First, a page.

HB 71 — Raising the penalty for violating equal pay rules to $500 per day. Signed into law by Gov. Mark Gordon.

HB 140 — Imposing a 48-hour waiting period to perform abortions. No action will be taken in Senate committee before the end of session.

HB 145 — Eliminating the death penalty. Killed in Senate “Committee of the Whole.”

HB 192 — Requiring photo ID to vote. Killed on third reading in House.

HB 220 — Imposing an income tax on out-of-state companies with business locations in Wyoming. Died without review in Senate Corporations, Elections and Political Subdivisions Committee.

HB 251 — Authorizing Wyoming to sue the state of Washington over it refusal to allow the construction of a coal port. Approved in second reading in Senate.

HJ 1 — Asking the federal government to delist the grizzly bear. Signed by Gov. Mark Gordon.

SF 46 — Limiting the length of a prescription of opioids to 14 days. Approved in second reading in House.SF 57 — Setting a deadline for the release of public documents by government agencies. Awaiting report of “joint conference committee” to resolve Senate, House differences.

SF 119 — Making all expenditures by the state auditor’s office public and available for review. Died without review in House Appropriations Committee.

SF 129 — Repealing requirements for reports from the state Department of Education. Awaiting governor’s signature.

SF 148 — Allowing the state to seize and operate federal facilities — including national parks — under certain conditions. Killed in House Minerals Committee.

SF 149 — Creating a “Capitol Complex” around the state Capitol and giving the state building commission authority for planning in the area. Approved in first reading in the House.

SF 160 — Requiring changes in voter party affiliation to take place two weeks before absentee ballots are distributed. Died without review by House Corporations, Elections and Political Subdivisions Committee.

SJ 3 — Declaring Dec. 10, 2019, as Wyoming Women’s Suffrage Day. Signed into law by governor.

Wyoming Legislative Week-in-Review

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Bills to repeal Wyoming’s death penalty and impose a 48-hour waiting period for abortions both died in the state’s Legislature this week, while a bill that would provide bonuses for state investment professionals who make good investments is headed to the governor’s office for his signature.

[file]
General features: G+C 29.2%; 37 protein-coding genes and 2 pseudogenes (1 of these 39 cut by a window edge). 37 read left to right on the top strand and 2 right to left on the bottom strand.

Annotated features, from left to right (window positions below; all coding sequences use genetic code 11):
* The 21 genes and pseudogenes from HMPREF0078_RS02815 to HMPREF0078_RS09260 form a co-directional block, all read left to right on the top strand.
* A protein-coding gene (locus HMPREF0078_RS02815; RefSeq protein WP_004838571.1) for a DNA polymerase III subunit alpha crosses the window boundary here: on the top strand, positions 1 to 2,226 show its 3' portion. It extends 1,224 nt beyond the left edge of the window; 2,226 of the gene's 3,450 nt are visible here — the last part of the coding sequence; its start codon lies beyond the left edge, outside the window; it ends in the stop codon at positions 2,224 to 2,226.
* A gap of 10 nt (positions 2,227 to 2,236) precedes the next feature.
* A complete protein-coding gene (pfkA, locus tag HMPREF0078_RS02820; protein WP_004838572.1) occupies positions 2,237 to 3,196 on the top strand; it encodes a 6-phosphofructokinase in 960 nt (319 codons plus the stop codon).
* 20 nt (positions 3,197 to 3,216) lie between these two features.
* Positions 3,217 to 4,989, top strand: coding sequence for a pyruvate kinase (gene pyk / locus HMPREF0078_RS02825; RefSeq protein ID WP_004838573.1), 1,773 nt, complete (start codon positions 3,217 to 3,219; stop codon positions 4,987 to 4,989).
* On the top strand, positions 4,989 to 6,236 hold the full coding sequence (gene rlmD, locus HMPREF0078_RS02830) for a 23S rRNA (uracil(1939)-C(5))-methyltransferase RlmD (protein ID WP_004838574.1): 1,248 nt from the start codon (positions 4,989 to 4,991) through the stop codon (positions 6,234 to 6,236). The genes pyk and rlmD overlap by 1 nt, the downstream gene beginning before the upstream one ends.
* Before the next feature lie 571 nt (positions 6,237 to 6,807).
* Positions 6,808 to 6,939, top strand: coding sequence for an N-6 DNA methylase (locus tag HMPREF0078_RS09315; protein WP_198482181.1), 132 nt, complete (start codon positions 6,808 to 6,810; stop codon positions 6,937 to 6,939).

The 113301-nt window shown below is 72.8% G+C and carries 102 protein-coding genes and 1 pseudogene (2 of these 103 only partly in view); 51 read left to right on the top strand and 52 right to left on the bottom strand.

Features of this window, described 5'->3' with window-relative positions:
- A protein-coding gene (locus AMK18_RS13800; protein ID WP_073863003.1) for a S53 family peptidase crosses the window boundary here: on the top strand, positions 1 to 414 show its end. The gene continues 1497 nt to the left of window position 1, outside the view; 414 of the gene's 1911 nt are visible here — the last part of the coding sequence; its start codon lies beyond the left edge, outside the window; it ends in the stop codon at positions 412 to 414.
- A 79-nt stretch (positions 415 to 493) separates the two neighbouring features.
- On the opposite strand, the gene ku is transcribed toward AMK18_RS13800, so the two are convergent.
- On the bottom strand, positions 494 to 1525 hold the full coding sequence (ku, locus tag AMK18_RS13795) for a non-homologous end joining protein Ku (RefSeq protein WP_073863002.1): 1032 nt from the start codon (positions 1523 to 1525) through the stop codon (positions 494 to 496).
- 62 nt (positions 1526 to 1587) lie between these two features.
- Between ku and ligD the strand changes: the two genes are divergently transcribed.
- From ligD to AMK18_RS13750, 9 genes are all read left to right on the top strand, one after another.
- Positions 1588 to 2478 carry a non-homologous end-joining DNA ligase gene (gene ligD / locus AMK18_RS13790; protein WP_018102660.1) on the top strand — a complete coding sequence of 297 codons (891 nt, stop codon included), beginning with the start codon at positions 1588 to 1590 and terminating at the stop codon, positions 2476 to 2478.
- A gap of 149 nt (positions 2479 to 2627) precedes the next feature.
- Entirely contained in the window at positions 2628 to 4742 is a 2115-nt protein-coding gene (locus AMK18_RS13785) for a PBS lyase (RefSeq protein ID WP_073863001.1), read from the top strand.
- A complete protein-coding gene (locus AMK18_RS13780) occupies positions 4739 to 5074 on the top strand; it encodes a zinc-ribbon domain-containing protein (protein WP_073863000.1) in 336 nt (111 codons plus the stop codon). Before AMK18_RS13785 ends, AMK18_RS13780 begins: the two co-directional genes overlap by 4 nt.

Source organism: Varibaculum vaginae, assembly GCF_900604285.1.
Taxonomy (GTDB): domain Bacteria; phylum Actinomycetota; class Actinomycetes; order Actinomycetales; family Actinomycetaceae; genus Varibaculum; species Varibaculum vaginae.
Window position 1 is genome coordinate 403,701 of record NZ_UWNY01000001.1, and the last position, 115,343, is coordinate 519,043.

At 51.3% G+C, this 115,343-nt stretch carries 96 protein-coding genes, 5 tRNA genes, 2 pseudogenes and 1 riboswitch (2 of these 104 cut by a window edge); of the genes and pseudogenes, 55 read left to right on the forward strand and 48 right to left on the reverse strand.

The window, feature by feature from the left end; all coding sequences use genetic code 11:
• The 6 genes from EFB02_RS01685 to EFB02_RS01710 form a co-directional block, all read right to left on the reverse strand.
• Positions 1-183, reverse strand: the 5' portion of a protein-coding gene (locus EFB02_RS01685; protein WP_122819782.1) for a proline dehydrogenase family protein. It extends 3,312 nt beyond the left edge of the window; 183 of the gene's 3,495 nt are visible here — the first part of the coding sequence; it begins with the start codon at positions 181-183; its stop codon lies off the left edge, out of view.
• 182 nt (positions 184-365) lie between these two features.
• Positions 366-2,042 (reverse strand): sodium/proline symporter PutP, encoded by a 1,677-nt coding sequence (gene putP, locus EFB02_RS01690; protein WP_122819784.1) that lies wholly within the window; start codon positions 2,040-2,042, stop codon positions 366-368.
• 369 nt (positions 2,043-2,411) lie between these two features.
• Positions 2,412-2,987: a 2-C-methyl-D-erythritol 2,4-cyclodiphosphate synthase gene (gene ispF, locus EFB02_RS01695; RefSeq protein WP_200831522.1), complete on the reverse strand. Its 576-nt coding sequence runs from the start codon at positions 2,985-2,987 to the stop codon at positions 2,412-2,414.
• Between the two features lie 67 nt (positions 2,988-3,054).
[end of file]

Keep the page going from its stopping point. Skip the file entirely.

Cowboy State Daily’s Robert Geha has the rundown on the legislative winners and losers for the week.

Wyoming Legislature: Where they are

in News/Taxes/Education
Wyoming Legislature bill analysis where they are
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By Cowboy State Daily

Here is a look at the status of some of the bills being considered by Wyoming’s Legislature during its general session:

  • HB 14 — Creating the “Mountain Daylight Savings Time” zone for Wyoming. Defeated in Senate “Committee of the Whole.”
  • HB 38 — Raising legislative expense reimbursements from $109 per day to $149. Awaiting governor’s signature.
  • HB 52 — Giving preference to Wyoming-made products in furnishing state buildings. Awaiting governor’s signature.
  • HB 66 — Setting a statewide lodging tax of 5 percent. Introduced in Senate, referred to Travel, Recreation, Wildlife and Cultural Resources Committee.
  • HB 71 — Raising the penalty for violating equal pay rules to $500 per day. Awaiting governor’s signature.
  • HB 140 — Imposing a 48-hour waiting period to perform abortions. No action will be taken in Senate committee before the end of session.
  • HB 145 — Eliminating the death penalty. Killed in Senate “Committee of the Whole.”
  • HB 192 — Requiring photo ID to vote. Killed on third reading in House.
  • HB 220 — Imposing an income tax on out-of-state companies with business locations in Wyoming. Introduced in Senate, referred to Senate Corporations, Elections and Political Subdivisions Comittee.
  • HB 251 — Authorizing Wyoming to sue the state of Washington over it refusal to allow the construction of a coal port. Introduced in Senate, referred to Senate Minerals Committee.